Rolling Stones Rail Against Bush

Sweet Neo Con nails the Bush administration

August 24, 2005 12:00 AM ET

Throughout last year's presidential election, Mick Jagger held his tongue. But on the Rolling Stones' first studio album in eight years, A Bigger Bang, Jagger unleashes a barbed political track, "Sweet Neo Con," an open attack on the Bush administration that rips hypocritical Christians and patriots, rising gas prices, "prison without trial" and Vice President Dick Cheney's former company Halliburton.

Jagger has told friends that the song is not about Bush specifically but is a stab at the neo-con worldview and policies.

Jagger says he wrote the song quickly, and the subject matter surprised the band. "I have my opinions, which I've stated in the tune," Jagger told USA Today. "Maureen Dowd is no more qualified to have opinions than I am."

"Sweet Neo Con," which is not one of the new album's first three singles, has caused trickles of controversy -- Fox News' Brian Kilmeade argued that the song makes the band unfit to partner with the NFL, which will air Stones concert footage all season on Monday Night Football. Even Keith Richards had misgivings about the song at first. "I didn't want this to be a diversionary storm," he told USA Today. "I thought potentially it would detract attention from the rest of the album and be seen as cheap publicity. We don't need that. But I told Mick, 'If you really feel like you want to say that, I'll back you all the way.'"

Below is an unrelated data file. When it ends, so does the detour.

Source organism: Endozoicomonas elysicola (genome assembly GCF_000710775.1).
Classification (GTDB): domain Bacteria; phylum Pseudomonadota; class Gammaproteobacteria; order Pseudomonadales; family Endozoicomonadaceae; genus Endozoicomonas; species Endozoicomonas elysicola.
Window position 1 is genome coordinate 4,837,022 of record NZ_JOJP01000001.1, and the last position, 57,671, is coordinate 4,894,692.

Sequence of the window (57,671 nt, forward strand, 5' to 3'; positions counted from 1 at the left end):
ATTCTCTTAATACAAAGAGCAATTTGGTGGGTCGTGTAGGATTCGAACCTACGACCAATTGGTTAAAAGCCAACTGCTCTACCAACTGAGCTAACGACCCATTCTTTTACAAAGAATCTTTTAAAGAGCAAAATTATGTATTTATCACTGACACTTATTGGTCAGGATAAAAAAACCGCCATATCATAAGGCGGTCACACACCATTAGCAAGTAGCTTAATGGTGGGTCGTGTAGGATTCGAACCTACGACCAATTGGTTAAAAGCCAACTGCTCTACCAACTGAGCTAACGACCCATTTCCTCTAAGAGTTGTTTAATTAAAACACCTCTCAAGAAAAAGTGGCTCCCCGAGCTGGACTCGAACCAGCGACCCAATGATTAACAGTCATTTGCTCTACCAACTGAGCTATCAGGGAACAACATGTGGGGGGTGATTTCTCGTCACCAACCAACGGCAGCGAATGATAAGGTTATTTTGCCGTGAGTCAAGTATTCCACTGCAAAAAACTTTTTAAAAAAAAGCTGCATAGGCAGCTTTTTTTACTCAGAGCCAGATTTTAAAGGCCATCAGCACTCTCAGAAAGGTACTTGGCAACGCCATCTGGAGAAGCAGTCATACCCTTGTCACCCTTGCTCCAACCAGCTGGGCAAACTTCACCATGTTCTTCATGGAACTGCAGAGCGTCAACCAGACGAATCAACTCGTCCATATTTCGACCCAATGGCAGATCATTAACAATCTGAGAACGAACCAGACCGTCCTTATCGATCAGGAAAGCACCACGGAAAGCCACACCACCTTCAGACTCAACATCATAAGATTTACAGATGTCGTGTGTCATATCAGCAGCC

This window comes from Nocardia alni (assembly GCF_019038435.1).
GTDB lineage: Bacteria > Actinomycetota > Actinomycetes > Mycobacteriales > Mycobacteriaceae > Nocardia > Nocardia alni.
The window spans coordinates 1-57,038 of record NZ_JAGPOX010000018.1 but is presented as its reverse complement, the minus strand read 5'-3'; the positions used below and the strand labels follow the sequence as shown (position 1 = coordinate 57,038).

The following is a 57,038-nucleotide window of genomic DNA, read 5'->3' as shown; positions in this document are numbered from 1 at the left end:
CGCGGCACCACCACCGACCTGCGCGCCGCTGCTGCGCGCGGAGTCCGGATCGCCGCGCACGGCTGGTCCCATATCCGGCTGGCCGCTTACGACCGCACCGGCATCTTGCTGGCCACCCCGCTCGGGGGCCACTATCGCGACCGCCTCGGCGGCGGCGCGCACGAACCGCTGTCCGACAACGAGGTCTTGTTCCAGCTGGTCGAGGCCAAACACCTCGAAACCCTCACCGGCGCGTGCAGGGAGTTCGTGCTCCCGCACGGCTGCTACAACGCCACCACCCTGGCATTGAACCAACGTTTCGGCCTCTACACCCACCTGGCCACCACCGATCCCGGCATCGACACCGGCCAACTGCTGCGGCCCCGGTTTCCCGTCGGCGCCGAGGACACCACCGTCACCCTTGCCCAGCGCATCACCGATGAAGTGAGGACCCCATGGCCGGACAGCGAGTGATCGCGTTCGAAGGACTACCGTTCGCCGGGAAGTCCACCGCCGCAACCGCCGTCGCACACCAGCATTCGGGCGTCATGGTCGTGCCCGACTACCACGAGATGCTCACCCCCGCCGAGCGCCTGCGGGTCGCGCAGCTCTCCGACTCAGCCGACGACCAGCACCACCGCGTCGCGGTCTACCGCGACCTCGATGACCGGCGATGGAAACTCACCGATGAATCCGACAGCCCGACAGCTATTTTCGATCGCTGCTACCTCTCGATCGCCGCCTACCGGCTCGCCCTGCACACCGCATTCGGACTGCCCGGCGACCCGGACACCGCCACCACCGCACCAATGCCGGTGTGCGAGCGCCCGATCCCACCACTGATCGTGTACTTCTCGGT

To read the new issue of Rolling Stone online, plus the entire RS archive: Click Here

Music Main Next
Around the Web
Powered By ZergNet
Daily Newsletter

Get the latest RS news in your inbox.

Sign up to receive the Rolling Stone newsletter and special offers from RS and its
marketing partners.


We may use your e-mail address to send you the newsletter and offers that may interest you, on behalf of Rolling Stone and its partners. For more information please read our Privacy Policy.

Song Stories

“Try a Little Tenderness”

Otis Redding | 1966

This pop standard had been previously recorded by dozens of artists, including by Bing Crosby 33 years before Otis Redding, who usually wrote his own songs, cut it. It was actually Sam Cooke’s 1964 take, which Redding’s manager played for Otis, that inspired the initially reluctant singer to take on the song. Isaac Hayes, then working as Stax Records’ in-house producer, handled the arrangement, and Booker T. and the MG’s were the backing band. Redding’s soulful version begins quite slowly and tenderly itself before mounting into a rousing, almost religious “You’ve gotta hold her, squeeze her …” climax. “I did that damn song you told me to do,” Redding told his manager. “It’s a brand new song now.”

More Song Stories entries »